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Dixon v. Hodges

United States Court of Appeals, Eleventh Circuit

April 23, 2018

KIRK DIXON, Plaintiff - Appellant,
v.
CAPTAIN JAMES HODGES, Everglades Correctional Institution, et al., Defendants, NATHAN S. POLLOCK, Everglades Correctional Institution, Defendant-Appellee.

          Appeal from the United States District Court for the Southern District of Florida D.C. Docket No. 1:15-cv-22910-UU

          Before TJOFLAT, MARCUS, and ROSENBAUM, Circuit Judges.

          PER CURIAM

         Kirk Dixon, a Florida prisoner proceeding pro se, appeals from the District Court's grant of a motion to dismiss his civil rights complaint (filed pursuant to 42 U.S.C. § 1983) for lack of subject matter jurisdiction under Heck v. Humphrey, 512 U.S. 477, 114 S.Ct. 2364 (1994). The Heck rule, as extended by Edwards v. Balisok, strips a district court of jurisdiction in a § 1983 suit brought by an imprisoned plaintiff "if 'a judgment in favor of the plaintiff would necessarily imply the invalidity'" of a punishment that "deprive[d] him of good-time credits, " also referred to as gain time. 520 U.S. 641, 643, 117 S.Ct. 1584, 1586 (1997) (quoting Heck, 512 U.S. at 487, 114 S.Ct. at 2372).

         Dixon was punished and lost gain time, but his § 1983 suit, if successful, would not necessarily imply that his punishment is invalid. Because success in this § 1983 suit would not necessarily be "logically contradictory" with the underlying punishment, this suit is not barred by Heck. See Dyer v. Lee, 488 F.3d 876, 884 (11th Cir. 2007). The District Court erred by concluding otherwise and dismissing the complaint. We accordingly vacate the judgment and remand.

         I.

         A district court's dismissal for lack of subject matter jurisdiction presents a legal question that we review de novo. Miccosukee Tribe of Indians v. U.S. Army Corps of Eng'rs, 619 F.3d 1289, 1296 (11th Cir. 2010). On review, the allegations in the complaint must be accepted as true and construed in the light most favorable to the plaintiff. Maradiaga v. United States, 679 F.3d 1286, 1291 (11th Cir. 2012). We also construe pro se pleadings liberally. Timson v. Sampson, 518 F.3d 870, 874 (11th Cir. 2008). Therefore, we state the facts as alleged in Dixon's liberally-construed complaint, viewed in the light most favorable to him.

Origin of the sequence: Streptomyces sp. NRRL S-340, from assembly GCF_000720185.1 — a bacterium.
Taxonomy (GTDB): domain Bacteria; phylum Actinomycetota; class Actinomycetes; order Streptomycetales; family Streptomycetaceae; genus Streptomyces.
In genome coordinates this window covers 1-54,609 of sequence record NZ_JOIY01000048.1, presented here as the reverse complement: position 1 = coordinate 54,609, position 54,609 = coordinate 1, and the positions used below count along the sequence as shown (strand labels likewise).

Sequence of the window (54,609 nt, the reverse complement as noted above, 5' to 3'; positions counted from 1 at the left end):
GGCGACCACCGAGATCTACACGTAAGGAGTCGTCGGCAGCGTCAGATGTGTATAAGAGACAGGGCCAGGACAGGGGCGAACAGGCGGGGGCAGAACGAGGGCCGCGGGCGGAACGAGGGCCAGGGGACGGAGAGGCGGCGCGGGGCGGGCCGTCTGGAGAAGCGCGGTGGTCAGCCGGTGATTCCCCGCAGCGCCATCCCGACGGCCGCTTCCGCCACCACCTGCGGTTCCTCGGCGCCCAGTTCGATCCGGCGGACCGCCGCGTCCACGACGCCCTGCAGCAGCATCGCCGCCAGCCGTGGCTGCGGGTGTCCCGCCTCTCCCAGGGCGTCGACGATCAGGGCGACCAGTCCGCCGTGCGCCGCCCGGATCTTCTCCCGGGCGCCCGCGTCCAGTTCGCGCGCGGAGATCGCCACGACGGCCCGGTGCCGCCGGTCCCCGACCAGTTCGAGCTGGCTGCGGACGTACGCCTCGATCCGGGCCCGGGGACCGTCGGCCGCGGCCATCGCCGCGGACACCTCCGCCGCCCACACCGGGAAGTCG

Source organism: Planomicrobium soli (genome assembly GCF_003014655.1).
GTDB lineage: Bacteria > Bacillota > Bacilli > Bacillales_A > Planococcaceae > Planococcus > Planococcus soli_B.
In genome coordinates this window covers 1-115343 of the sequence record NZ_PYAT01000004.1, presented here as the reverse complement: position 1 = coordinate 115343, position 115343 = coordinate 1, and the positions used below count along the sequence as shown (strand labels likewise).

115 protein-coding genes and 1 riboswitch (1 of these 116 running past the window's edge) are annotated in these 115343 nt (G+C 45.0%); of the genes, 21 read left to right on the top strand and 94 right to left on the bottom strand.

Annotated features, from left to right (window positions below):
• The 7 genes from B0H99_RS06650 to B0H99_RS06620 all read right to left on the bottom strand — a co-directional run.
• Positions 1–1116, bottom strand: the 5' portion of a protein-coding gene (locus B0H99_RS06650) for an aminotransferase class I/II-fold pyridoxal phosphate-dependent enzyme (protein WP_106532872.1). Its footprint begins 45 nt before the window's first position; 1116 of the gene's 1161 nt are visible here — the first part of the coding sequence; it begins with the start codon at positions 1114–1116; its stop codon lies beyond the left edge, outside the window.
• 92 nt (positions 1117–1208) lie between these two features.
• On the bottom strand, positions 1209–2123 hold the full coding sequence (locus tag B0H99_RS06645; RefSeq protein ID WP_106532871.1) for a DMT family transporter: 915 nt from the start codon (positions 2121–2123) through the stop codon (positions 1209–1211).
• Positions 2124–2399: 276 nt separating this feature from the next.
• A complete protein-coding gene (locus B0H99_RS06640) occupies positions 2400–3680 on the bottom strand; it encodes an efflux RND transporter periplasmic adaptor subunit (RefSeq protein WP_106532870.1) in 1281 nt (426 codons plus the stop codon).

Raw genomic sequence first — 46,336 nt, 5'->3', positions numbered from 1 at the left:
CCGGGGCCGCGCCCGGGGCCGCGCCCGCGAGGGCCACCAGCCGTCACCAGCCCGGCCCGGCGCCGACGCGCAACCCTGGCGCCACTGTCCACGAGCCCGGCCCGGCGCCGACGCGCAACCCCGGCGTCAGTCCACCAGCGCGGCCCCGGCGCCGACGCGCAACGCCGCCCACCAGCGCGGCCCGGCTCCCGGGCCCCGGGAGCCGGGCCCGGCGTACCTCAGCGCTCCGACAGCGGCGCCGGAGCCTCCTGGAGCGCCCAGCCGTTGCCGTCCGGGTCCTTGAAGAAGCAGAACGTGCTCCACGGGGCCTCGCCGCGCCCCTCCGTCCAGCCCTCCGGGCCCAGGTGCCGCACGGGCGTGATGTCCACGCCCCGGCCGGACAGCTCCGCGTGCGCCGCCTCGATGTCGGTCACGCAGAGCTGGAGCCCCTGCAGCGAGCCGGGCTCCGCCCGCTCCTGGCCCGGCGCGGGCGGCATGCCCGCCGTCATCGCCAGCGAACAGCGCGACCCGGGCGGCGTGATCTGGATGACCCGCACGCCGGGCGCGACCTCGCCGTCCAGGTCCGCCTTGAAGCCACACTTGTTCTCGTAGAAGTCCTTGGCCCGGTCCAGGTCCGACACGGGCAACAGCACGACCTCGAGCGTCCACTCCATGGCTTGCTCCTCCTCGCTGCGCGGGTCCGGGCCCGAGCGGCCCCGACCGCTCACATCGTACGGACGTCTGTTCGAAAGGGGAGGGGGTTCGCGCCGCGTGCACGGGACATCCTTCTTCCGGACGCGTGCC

II.

         In 2013, prison officials at Everglades Correctional Institution in Miami assigned an elderly, handicapped inmate to the top bunk in Dixon's cell. This inmate was unable to reach the top bunk due to his disability. Dixon went to the officers' station to discuss this issue on August 12, 2013. Officer Nathan Pollock was present, among others.

         Dixon tried to explain the problem to the officers, but they refused to listen to him. As Dixon continued to speak, Pollock began to shout at him. Dixon asked Pollock why he was shouting, and Pollock leapt out of his chair, approached Dixon threateningly, and told him to return to his assigned dormitory. Dixon turned to leave. After that, Pollock stepped on his right heel, tripping him. Pollock then picked Dixon up from the cement floor and slammed him down into it. Pollock proceeded to kick Dixon in his face and body for about two minutes before other officers approached and handcuffed Dixon. Dixon suffered serious injuries as a result. His shirt was soaked in blood and his face became unrecognizable from swelling. He fractured his ribs, bruised his sternum, lost eyesight and was unable to walk for a time, and suffered a concussion.

         Pollock's version of events differs significantly from Dixon's. Pollock claims that Dixon ignored several orders to leave the officers' station. After Dixon finally did turn to leave, he made a fist with his hand and turned back to lunge at Pollock. Pollock contends that he used appropriate force in a manner necessary to subdue Dixon and that no medical professional ever found evidence of any trauma or injury suffered by Dixon as a result of this incident.[1] On August 23, 2013, Dixon received a disciplinary report including one charge of Battery or Attempted Battery on a Correctional Officer. He was found guilty, and his punishment included a loss of gain time.

         On August 4, 2015, Dixon filed a lawsuit pursuant to 42 U.S.C § 1983 alleging, inter alia, that Pollock used excessive force against him on August 12, 2013, in violation of his constitutional rights. Pollock moved to dismiss the complaint for a failure to exhaust administrative remedies and for lack of subject matter jurisdiction under Heck, and Pollock further moved for summary judgment. The Magistrate Judge issued a Report and Recommendation ("R&R") recommending that Pollock's motion to dismiss be granted on the basis of Heck (but that it was due to be denied on exhaustion grounds) and recommending that Pollock's motion for summary judgment be denied as moot. The District Court adopted the R&R and dismissed the complaint, and Dixon filed this appeal.

         III.

         "[A]s long as it is possible that a § 1983 suit would not negate the underlying [punishment], then the suit is not Heck-barred." Dyer, 488 F.3d at 879- 80. Heck bars a § 1983 suit only when it is a "logical necessity" that judgment for the plaintiff in that suit would contradict the existing punishment. Id. at 879. So long as "there would still exist a construction of the facts that would allow ...


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